- Implementation Timeline
- Administration and Staffing
- Container Options
- Consensus Building (Gaining Public and Political Support)
- Education and Outreach
- Goal Setting
- Illegal Diversion (Dumping, Burning)
- Legal Issues (Ordinances)
- Monitoring and Evaluation
- Apartment/Multi-Family Housing
- Pilot Programs
- Pricing Systems
- Rate Structure Design
- Recycling and Other Complementary Programs
- Scheduling Issues
- Special Populations
- Volume- vs. Weight-Based Programs
There are many steps involved in planning, designing, and implementing a pay-as-you-throw program. Communities with pay-as-you-throw often report that a firm schedule of activities helps to make the process manageable. By establishing a timeline, solid waste planners can highlight critical needs, foster coordination among the many players, and increase the efficiency of the program development process.
Solid waste planners typically begin by identifying the key decisions that need to be made and steps that should be taken. Next, a detailed timeline is often developed that incorporates the planning, design, and implementation phases of the program. Communities that have launched pay-as-you-throw (PAYT) typically recommend initiation of planning and scheduling activities at least one year prior to the date of implementation. For municipalities with more complex programs (for example, those planning to offer an array of complementary services or considering an extensive public education and outreach effort), planning and design might take longer.
Local circumstances will inevitably affect the time needed to plan and implement a PAYT program. For example, community size, service options, equipment changes, contractual changes, and financing requirements can influence the pace of program development. The structure of the local political process and the need for new ordinances may also play a role. Communities often cite the level of political support as being responsible for either significant delays or for rapid progress in implementing PAYT.
Nonetheless, general guidelines exist for scheduling each phase of program development. For example, setting goals and building consensus are critical steps leading up to a final decision on whether to pursue pay-as-to-throw. Work on these steps should begin at least a year before expected program startup. Making a decision about container options will also need to occur well before implementation, although 6 to 9 months in advance is often sufficient.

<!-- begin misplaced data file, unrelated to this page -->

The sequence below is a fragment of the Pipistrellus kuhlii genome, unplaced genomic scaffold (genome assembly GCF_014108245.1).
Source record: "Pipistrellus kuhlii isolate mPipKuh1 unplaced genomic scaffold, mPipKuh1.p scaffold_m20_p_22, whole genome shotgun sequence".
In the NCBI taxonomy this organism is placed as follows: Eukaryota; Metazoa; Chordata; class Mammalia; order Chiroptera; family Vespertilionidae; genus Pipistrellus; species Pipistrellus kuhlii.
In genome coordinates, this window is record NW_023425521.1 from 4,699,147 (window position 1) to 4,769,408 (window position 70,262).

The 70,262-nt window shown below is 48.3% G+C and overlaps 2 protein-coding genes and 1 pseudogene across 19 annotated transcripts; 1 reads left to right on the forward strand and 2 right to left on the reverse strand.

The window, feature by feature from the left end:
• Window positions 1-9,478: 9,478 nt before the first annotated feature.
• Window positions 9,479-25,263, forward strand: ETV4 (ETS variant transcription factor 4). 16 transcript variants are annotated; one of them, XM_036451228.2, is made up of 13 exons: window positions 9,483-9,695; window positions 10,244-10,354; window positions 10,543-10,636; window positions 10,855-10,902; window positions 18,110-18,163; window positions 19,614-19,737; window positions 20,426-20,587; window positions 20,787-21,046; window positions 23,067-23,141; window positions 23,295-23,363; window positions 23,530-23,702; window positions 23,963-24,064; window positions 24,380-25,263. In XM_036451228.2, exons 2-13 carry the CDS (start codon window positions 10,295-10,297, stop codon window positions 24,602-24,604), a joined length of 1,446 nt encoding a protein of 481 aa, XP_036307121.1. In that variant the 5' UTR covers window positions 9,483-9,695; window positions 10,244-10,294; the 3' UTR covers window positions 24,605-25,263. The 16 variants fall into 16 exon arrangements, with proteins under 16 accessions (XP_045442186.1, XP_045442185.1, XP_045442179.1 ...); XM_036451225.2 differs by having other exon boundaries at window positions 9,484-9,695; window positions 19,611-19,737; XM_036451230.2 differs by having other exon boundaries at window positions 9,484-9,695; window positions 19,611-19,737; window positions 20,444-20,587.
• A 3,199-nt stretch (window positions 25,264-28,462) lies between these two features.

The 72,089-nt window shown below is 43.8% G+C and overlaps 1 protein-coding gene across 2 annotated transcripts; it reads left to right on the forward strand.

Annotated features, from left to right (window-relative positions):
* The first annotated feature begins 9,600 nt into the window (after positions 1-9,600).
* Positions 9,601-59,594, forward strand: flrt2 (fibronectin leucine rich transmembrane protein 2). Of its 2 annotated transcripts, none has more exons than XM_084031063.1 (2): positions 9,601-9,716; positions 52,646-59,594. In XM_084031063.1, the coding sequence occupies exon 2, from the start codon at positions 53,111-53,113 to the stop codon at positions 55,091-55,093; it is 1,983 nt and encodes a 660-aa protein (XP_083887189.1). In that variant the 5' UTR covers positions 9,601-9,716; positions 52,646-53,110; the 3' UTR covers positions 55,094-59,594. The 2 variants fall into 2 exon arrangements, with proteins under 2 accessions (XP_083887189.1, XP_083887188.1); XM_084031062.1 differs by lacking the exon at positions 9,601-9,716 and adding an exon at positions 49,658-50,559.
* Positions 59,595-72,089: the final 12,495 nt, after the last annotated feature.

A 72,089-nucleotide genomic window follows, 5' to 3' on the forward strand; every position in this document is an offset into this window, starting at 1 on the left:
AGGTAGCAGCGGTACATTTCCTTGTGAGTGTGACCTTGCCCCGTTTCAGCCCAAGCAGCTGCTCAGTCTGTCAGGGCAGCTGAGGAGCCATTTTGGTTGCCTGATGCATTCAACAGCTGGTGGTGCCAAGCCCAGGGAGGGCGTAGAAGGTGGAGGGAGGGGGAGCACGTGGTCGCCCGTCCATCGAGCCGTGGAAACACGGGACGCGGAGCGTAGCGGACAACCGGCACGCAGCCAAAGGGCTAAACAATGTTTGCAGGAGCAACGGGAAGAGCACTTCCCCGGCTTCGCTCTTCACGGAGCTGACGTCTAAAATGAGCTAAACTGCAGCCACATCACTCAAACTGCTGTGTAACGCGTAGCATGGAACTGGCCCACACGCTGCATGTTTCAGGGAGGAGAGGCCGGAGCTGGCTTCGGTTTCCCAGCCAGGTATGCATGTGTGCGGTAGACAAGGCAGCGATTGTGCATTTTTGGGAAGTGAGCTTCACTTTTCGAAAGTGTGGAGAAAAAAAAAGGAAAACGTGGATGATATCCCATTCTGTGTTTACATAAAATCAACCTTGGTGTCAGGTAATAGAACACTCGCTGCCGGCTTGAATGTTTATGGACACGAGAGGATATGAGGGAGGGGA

The following is a list of some of the key implementation activities and when they should take place. Solid waste agencies typically take the following steps at least 9 months prior to program implementation:
- Continue building consensus by meeting with civic groups and briefing elected officials on the need for PAYT.
- Decide between the different container options; develop container specifics and work with vendors.
- Establish enforcement procedures for illegal diversion and other potential areas of non-compliance.
- Develop procedures and criteria for dealing with apartments/multi-family housing residents and special populations.
- Determine information needs for program monitoring and evaluation and begin collecting pre-implementation baseline data.
- Draft education and outreach materials and begin informing residents about how PAYT will work.
- Determine rate structure design and calculate prices.
- Determine whether to offer recycling and other complementary programs.
- Draft and submit any necessary ordinances for the new program.
- Implement a pilot program, if needed.
- Refine, produce, and distribute educational materials.
- Train customer service and other administrative staff on the new program.
- Finalize rate structure and container choices and begin distributing containers.
- Begin post-implementation data collection to help evaluate program results.
- Begin selling bags, tags, or stickers in stores or municipal offices (if using bags, tags, or stickers).
- Replace lost or stolen cans (if using cans).
- Revise and distribute further educational materials.
- Refine rate structure, if necessary.
- Continue data collection, conduct data analysis, and, if necessary, modify the program.
For additional information on scheduling issues, consult the implementation checklist worksheet (Worksheet 6 in the set of seven worksheets (PDF) (21 pp, 331K, about PDF) in the Pay-As-You-Throw Tool Kit.
In addition, a detailed time line for the planning, design, and implementation of a PAYT program begins on page 55 in Part IV of the guidebook Pay-As-You-Throw: Lessons Learned About Unit Pricing.